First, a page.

In today’s roundup of Cannes news ‘n’ notes from around the web, the festival’s final two films screen, so it’s time to pick a winner.
From the pipe dream file … Tatiana Monassa has created a petition to the Cannes jury, asking that they cancel this year’s awards to protest the arrest and continued detention of director Jafar Panahi by Iranian authorities. “We all understand that isolated complaints will not have the necessary impact to free him,” reads the background on the GoPetition website, “but maybe cancelling this year awards could drive enough media attention to the issue.” As of Saturday night, around 300 people have signed the petition. Clearly, cancellation of Sunday's awards ceremony is hardly an option – though if the jury wants to address the issue using the pulpit of the awards ceremony, it could help the chances of another Iranian filmmaker, Abbas Kiarostami, an outspoken supporter of Panahi whose “Certified Copy” is in competition. (GoPetition)
The indieWIRE poll of 19 Cannes critics and bloggers wraps up, and leaves an out-of-competition documentary atop the heap as the only film to receive an average grade of A. According to Peter Knegt’s rundown (which doesn’t quite match the list of grades in the site’s Cannes Guide), Charles Ferguson’s “Inside Job,” about the financial meltdown, gets the top mark, followed by the Thai film “Uncle Boonmee Who Can Recall His Past Lives,” the French miniseries “Carlos,” Derek Cianfrance’s Ryan Gosling/Michelle Williams drama “Blue Valentine,” and competitive entries “Certified Copy” and “Another Year.” Jean-Luc Godard’s divisive “Film Socialisme” makes the top 15, while Hideo Nakata’s “Chatroom” wins the dubious honor of being named indieWIRE’s worst film of the festival. (indieWIRE)
Meanwhile, Saturday brought screenings of the final two films in competition, and neither fared particularly well. The expensive Russian period piece “Burnt by the Sun 2” got a collective D+ grade from indieWIRE, making it the lowest-ranked of all competitive films, while “Tender Son: The Frankenstein Project” won a slightly more respectable C+. In other words: don’t look for them to crash the Palme d’Or race at the last minute. (indieWIRE)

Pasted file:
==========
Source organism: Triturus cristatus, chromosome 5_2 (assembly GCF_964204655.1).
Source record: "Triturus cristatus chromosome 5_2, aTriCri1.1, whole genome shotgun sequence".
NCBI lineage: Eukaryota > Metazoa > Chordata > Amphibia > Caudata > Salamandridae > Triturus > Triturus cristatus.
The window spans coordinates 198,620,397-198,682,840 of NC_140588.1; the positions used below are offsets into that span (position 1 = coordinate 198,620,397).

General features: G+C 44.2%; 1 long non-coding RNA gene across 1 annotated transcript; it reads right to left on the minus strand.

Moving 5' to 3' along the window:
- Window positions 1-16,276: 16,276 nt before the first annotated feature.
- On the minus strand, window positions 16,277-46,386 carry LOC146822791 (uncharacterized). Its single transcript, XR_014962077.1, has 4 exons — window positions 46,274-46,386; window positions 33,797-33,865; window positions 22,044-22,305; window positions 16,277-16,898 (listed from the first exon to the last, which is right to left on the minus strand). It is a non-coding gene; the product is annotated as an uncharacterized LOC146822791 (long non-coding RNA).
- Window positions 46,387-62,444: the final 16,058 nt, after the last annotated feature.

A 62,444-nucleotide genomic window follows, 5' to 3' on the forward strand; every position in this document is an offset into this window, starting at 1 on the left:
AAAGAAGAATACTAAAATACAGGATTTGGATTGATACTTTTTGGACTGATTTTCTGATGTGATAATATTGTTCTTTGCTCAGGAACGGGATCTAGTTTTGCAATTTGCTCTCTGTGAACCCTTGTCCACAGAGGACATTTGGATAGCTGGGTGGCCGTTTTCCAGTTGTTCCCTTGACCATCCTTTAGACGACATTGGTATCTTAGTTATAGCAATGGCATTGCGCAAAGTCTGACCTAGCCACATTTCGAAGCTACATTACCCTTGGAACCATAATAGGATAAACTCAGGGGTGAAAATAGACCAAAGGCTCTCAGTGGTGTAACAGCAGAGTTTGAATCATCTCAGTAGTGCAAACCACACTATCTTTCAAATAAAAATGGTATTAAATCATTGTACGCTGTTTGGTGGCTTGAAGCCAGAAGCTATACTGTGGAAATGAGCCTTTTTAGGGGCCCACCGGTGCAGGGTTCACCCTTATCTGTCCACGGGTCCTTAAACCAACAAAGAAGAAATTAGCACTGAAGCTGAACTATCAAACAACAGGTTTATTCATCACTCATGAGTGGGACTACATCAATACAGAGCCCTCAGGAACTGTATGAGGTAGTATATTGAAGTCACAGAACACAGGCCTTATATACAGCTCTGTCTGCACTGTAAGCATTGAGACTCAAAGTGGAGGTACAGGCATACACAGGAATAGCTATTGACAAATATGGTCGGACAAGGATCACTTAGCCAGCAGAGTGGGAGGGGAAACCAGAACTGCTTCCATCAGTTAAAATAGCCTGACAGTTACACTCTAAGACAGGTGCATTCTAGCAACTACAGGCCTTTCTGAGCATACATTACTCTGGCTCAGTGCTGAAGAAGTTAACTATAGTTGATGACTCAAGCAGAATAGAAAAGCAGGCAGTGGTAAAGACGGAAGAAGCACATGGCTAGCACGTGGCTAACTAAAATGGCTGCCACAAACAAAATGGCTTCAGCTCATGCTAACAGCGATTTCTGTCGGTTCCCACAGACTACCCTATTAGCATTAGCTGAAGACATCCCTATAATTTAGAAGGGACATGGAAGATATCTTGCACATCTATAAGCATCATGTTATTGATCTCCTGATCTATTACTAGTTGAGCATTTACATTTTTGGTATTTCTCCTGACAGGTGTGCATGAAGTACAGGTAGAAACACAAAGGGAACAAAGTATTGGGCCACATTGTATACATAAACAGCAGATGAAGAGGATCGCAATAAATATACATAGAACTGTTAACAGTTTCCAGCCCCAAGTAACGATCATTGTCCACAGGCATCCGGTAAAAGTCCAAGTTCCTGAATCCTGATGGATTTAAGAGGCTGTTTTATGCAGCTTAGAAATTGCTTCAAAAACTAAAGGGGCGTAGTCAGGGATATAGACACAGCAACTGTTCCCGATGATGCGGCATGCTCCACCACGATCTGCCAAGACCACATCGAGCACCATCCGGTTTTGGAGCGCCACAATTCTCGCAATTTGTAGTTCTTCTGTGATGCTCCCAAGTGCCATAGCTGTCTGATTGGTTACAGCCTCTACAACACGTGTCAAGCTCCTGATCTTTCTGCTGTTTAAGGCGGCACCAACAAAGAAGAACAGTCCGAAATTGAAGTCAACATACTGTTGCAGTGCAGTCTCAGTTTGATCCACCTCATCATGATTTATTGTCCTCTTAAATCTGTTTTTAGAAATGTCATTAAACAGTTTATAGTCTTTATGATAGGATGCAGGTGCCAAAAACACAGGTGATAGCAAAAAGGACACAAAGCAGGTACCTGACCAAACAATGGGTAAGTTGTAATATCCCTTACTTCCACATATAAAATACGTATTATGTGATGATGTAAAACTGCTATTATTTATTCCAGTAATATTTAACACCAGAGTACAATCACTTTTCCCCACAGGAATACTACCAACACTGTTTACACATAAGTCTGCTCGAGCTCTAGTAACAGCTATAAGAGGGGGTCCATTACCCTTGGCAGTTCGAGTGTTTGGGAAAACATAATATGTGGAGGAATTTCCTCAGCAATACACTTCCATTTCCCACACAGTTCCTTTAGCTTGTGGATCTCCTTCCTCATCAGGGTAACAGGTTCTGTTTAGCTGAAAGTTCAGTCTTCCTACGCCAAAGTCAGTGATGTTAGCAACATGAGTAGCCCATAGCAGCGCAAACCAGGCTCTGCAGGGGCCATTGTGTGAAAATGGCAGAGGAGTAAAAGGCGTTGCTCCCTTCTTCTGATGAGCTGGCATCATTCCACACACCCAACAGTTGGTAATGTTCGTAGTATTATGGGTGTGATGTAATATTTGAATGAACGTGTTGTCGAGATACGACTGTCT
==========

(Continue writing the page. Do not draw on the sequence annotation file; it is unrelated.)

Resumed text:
BBC News looks into the history of the Palme d’Or, and charts the country of origin of the last 55 winners. It turns out that the United States is the undisputed champ, with 14 wins to eight for France and six for Italy. Then again, if you count co-productions among different countries, France has a share in 8 additional wins. If you limit it to the past decade, the U.S. is still in the lead, with two wins (“Fahrenheit 9/11” and “Elephant”) to one each for France, Denmark and Romania. But most of the last 10 winners are international co-productions, with lots of contributors: you’ve got Belgium and France; Italy and France; Germany, Austria, France and Italy; Poland, France, Germany and the UK; and the UK, Ireland, Italy, Germany and Spain. (BBC News)
Jeff Wells feels obligated to speculate about which film will win the Palme d’Or on Sunday – so he does what he usually does in these situations, and leads with his heart. Which is to say, he predicts, and in the process lobbies for, a victory for “Biutiful.” And then he takes a few more shots at the “dweebs” who he sees as trying to take the film down because they’re all about intellect and stuff and can’t handle strong emotion. He also gives “Another Year” and “Certified Copy” chances to win, though he leaves it to his readers to point out that the victor could very easily come from films he hasn’t mentioned, like “Of Gods and Men” or “Uncle Boonmee Recalls His Past Lives.” The latter seems to get the most support from prognosticating commenters. (Hollywood Elsewhere)
Dennis Lim sits down with the face of the Cannes Film Festival poster, Juliette Binoche, and the Iranian director Abbas Kiarostami to talk about “Certified Copy,” one of the fest’s most well-received (at least in some circles) films. Binoche’s interview is presented in audio clips, Kiarostami’s in old-fashioned text. The director says the good thing about working with Binoche, after a career spent using mostly novices, is that “while she was extremely professional, she behaved like a nonprofessional.” To him, that’s good, because he says that professionals are always checking their BlackBerrys. (The New York Times)
One more glimpse from the dark underbelly of the festival: Anthony Breznican offers his favorite poster from the Cannes film market; apparently, it was hanging in the American Pavilion during the entire festival. The film is called “Mad Cow.” The tag line: “Part Man. Part Cow. Totally Crazy.” (An alternative poster, which Breznican doesn’t show, has the tagline, “While you’re out for lunch, lunch is out for revenge.”) And if that doesn’t make you want to see it, check out the film’s keywords from its Internet Movie Database page: “Flatulence. Zombie. Masturbation. Erection. Flatulence. Disembowelment. Chainsaw. Veggie Burger … ” (USA Today)